What happened in stock markets following the Brexit vote was scary: listed equities in the U.S. fell by -3.65% on Friday, June 24 and by another -2.02% on Monday, June 27 according to the broad-based Russell 3000 stock index, before whipsawing back up by +1.82% on Tuesday, June 28. Friday’s decline was among the worst 1% of one-day stock market losses since the beginning of 1999, while Monday’s decline put it among the worst 5%; after the partial recovery stocks were still down by -3.87% over the three-day period.
It was scary, that is, unless you were invested in exchange-traded U.S. Equity REITs. Yeah, REITs declined on Friday—but the loss of -1.13% didn’t even make it into the worst 12% of one-day losses since the beginning of 1999 (the earliest date that daily returns are available from the FTSE NAREIT All Equity REITs Index). Monday REITs held steady at just -0.03%, and Tuesday they recovered much more strongly than stocks, up +2.17% to finish the three-day period up by +0.99%.
As you can see in Chart 1 (which updates my market commentary from May 13th), over the two market days following the Brexit vote U.S. stock market volatility more than doubled, from 9.9% (below its inter-quartile range) to 22.0% (above its IQR)—but U.S. REIT market volatility nudged up by barely one-seventh, from 9.6% to 10.9%.
My earlier market commentary pointed out the panoply of great news that REIT investors had enjoyed since early February: returns were up, volatilities were down, REIT-stock correlations were down, and REIT beta was down. For REITs (but not stocks) the most recent update is better on all fronts: not only has REIT volatility declined—to a point where it is now below its lower quartile—but REIT total returns have held steady while the broad stock market hasn’t. As Chart 2 shows, REIT total returns have gained 24.3% since February 11, whereas the broad stock market now stands up just 13.2%—meaning that REIT investors have nearly doubled the gains received by investors in non-REIT stocks.
This is, after all, why asset class diversification—holding both Equity REITs (whose returns are driven by the real estate market cycle) and non-REIT equities (whose returns are driven by the business cycle)—is so important: events that affect one asset class don’t necessarily have any major effect on the other. In this case, U.S. companies whose earnings are sensitive to developments in the global economy, especially Europe, suffered stock losses because of an event that is likely to have a major effect on the European economy—but the returns of U.S. REITs simply aren’t sensitive to the prospects for European macroeconomic growth.
As shown in Chart 3, the post-Brexit turmoil actually increased the REIT-stock correlation (as shown by the blue line) from 0.535 to 0.631—still less than the median value of 0.67 since the beginning of 1999—but since the spike in volatility was almost entirely confined to non-REIT stocks, REIT beta relative to the broad stock market (as shown by the purple line) actually dropped dramatically from 0.52 to 0.31. That means that REITs have accomplished the holy grail of investing, reducing the volatility of a stock portfolio while increasing its value too: for example, a portfolio evenly divided between exchange-traded Equity REITs and the broad stock market since February 11 would have seen 37% greater returns, but 9% less volatility, than a portfolio with no more than the standard market-cap weighting to REITs.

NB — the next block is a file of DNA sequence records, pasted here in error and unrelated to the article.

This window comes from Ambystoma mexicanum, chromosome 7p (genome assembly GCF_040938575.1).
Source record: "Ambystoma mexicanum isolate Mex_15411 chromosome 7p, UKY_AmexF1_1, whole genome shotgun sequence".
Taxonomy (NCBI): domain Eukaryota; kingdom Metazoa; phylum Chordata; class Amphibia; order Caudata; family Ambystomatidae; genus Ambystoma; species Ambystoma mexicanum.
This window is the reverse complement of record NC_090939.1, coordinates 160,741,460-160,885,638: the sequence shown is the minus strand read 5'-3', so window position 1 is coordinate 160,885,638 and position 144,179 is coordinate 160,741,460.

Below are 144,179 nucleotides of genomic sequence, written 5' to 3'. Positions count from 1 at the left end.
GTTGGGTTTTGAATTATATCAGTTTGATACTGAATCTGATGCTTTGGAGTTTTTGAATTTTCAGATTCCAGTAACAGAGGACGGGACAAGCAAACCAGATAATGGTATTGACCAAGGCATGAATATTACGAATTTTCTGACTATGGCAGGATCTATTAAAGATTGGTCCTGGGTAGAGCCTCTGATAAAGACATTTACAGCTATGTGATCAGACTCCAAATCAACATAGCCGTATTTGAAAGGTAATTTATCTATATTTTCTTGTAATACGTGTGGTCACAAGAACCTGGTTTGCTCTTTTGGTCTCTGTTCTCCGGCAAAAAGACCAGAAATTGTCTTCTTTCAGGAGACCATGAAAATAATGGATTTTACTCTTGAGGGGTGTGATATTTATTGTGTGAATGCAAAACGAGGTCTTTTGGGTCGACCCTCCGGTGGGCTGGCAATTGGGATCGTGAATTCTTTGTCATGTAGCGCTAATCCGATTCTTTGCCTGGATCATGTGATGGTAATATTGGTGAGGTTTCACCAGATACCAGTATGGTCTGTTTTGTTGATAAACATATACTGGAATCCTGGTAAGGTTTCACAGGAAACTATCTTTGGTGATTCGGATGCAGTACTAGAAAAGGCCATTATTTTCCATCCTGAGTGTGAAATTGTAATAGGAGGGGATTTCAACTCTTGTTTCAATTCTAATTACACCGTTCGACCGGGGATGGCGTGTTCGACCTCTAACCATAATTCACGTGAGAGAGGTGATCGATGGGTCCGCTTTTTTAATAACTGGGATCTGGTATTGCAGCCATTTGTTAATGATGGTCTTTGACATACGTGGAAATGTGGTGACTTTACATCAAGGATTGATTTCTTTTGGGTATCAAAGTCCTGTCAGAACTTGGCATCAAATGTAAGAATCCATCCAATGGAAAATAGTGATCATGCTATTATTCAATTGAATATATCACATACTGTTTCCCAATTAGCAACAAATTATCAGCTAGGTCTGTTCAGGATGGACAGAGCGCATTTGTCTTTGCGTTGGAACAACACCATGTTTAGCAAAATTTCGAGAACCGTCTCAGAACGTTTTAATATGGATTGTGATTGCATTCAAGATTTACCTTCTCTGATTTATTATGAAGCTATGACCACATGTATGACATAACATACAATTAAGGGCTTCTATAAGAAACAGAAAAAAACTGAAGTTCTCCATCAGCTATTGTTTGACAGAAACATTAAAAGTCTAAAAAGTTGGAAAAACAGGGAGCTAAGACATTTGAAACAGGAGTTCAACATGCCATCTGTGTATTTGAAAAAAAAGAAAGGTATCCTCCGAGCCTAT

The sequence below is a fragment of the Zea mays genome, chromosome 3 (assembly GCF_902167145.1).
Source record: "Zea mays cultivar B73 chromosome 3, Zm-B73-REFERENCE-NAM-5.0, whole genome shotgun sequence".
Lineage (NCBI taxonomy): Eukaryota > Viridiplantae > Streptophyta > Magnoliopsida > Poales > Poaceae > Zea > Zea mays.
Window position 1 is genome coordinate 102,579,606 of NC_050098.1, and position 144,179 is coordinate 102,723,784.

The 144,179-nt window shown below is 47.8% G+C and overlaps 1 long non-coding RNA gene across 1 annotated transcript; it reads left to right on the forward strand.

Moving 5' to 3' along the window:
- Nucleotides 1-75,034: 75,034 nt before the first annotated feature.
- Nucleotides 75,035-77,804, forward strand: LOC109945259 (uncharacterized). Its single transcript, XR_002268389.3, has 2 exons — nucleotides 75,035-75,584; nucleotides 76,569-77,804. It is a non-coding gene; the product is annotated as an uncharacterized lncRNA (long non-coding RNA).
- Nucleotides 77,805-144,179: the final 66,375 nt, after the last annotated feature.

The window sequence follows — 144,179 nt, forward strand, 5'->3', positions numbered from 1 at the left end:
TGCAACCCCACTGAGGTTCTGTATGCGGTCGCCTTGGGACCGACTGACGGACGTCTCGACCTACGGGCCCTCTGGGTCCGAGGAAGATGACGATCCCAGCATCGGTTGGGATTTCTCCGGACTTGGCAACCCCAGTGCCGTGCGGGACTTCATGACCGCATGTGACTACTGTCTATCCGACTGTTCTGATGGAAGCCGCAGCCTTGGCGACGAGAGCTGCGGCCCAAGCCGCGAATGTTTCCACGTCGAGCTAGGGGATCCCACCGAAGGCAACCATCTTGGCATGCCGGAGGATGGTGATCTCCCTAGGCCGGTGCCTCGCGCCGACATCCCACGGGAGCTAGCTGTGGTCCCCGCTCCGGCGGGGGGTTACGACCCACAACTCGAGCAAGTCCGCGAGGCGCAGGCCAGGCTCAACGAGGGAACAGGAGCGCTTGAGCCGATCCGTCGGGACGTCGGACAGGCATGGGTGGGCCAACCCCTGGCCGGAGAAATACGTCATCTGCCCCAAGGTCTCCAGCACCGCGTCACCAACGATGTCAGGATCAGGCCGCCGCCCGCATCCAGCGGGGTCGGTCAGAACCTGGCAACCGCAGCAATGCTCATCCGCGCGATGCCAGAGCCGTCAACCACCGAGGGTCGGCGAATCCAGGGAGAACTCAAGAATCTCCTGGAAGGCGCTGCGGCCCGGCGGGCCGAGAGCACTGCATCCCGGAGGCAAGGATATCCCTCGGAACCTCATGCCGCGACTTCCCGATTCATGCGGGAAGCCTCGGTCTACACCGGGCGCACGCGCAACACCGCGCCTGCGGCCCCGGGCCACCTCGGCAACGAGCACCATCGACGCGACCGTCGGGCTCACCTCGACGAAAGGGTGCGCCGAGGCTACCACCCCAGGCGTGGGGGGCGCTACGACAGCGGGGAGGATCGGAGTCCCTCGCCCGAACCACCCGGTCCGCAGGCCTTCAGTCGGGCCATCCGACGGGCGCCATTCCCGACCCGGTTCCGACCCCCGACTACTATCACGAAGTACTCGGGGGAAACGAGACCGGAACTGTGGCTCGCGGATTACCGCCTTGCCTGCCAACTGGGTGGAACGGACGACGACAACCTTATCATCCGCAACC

While the story may not always be quite as favorable to REIT investors as we’ve seen over the three days following the Brexit vote, the conclusions from my earlier market commentary bear repeating: That means that the combination of strong total returns (especially for listed equity REITs), low volatility, and low correlation has provided particularly strong diversification benefits over the last (now 4½) months for investors whose portfolios included substantial holdings of exchange-traded equity REITs.
In short, the diversification benefits of having listed equity REITs in your portfolio have hardly been better.
Technical notes: as before, volatilities and correlations are estimated using daily returns and a Dynamic Conditional Correlation model with Generalized Autoregressive Conditional Heteroskedasticity (DCC-GARCH), which has been shown to provide better estimates of volatilities and correlations than commonly used simple methods such as rolling volatilities and rolling correlations. Total returns for the broad U.S. stock market are measured by the Russell 3000 Stock Index, while total returns for exchange-traded U.S. equity REITs are measured by the FTSE NAREIT All Equity REIT Index.